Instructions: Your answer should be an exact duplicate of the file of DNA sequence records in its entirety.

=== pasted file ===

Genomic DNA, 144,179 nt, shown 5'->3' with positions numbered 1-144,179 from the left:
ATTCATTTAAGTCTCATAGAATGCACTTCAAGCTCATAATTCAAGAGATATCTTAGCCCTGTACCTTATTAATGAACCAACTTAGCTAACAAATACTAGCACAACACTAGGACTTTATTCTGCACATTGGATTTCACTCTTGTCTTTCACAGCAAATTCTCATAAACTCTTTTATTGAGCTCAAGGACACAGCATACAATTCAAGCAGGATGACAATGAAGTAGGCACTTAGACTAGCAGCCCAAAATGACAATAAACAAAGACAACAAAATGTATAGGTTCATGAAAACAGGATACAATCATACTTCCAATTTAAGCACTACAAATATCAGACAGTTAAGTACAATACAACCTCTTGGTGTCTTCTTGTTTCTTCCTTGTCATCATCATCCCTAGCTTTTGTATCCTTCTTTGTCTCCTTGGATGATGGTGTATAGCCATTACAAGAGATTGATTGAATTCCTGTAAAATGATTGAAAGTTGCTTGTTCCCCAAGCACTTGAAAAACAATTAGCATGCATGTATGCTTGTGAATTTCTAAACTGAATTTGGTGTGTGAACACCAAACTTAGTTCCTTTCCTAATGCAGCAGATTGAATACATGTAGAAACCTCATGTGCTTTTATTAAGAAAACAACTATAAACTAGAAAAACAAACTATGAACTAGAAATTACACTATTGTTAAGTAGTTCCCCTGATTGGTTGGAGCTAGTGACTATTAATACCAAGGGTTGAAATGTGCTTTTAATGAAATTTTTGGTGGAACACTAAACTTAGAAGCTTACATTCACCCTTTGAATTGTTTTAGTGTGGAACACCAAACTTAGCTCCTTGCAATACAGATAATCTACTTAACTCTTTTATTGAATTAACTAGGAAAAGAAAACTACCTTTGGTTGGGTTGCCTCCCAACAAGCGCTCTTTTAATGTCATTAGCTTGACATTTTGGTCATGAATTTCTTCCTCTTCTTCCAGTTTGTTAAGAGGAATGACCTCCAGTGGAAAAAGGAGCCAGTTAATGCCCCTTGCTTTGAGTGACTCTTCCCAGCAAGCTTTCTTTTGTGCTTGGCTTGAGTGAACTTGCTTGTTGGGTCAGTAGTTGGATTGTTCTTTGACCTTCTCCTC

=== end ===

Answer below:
Genomic DNA, 144,179 nt, shown 5'->3' with positions numbered 1-144,179 from the left:
ATTCATTTAAGTCTCATAGAATGCACTTCAAGCTCATAATTCAAGAGATATCTTAGCCCTGTACCTTATTAATGAACCAACTTAGCTAACAAATACTAGCACAACACTAGGACTTTATTCTGCACATTGGATTTCACTCTTGTCTTTCACAGCAAATTCTCATAAACTCTTTTATTGAGCTCAAGGACACAGCATACAATTCAAGCAGGATGACAATGAAGTAGGCACTTAGACTAGCAGCCCAAAATGACAATAAACAAAGACAACAAAATGTATAGGTTCATGAAAACAGGATACAATCATACTTCCAATTTAAGCACTACAAATATCAGACAGTTAAGTACAATACAACCTCTTGGTGTCTTCTTGTTTCTTCCTTGTCATCATCATCCCTAGCTTTTGTATCCTTCTTTGTCTCCTTGGATGATGGTGTATAGCCATTACAAGAGATTGATTGAATTCCTGTAAAATGATTGAAAGTTGCTTGTTCCCCAAGCACTTGAAAAACAATTAGCATGCATGTATGCTTGTGAATTTCTAAACTGAATTTGGTGTGTGAACACCAAACTTAGTTCCTTTCCTAATGCAGCAGATTGAATACATGTAGAAACCTCATGTGCTTTTATTAAGAAAACAACTATAAACTAGAAAAACAAACTATGAACTAGAAATTACACTATTGTTAAGTAGTTCCCCTGATTGGTTGGAGCTAGTGACTATTAATACCAAGGGTTGAAATGTGCTTTTAATGAAATTTTTGGTGGAACACTAAACTTAGAAGCTTACATTCACCCTTTGAATTGTTTTAGTGTGGAACACCAAACTTAGCTCCTTGCAATACAGATAATCTACTTAACTCTTTTATTGAATTAACTAGGAAAAGAAAACTACCTTTGGTTGGGTTGCCTCCCAACAAGCGCTCTTTTAATGTCATTAGCTTGACATTTTGGTCATGAATTTCTTCCTCTTCTTCCAGTTTGTTAAGAGGAATGACCTCCAGTGGAAAAAGGAGCCAGTTAATGCCCCTTGCTTTGAGTGACTCTTCCCAGCAAGCTTTCTTTTGTGCTTGGCTTGAGTGAACTTGCTTGTTGGGTCAGTAGTTGGATTGTTCTTTGACCTTCTCCTC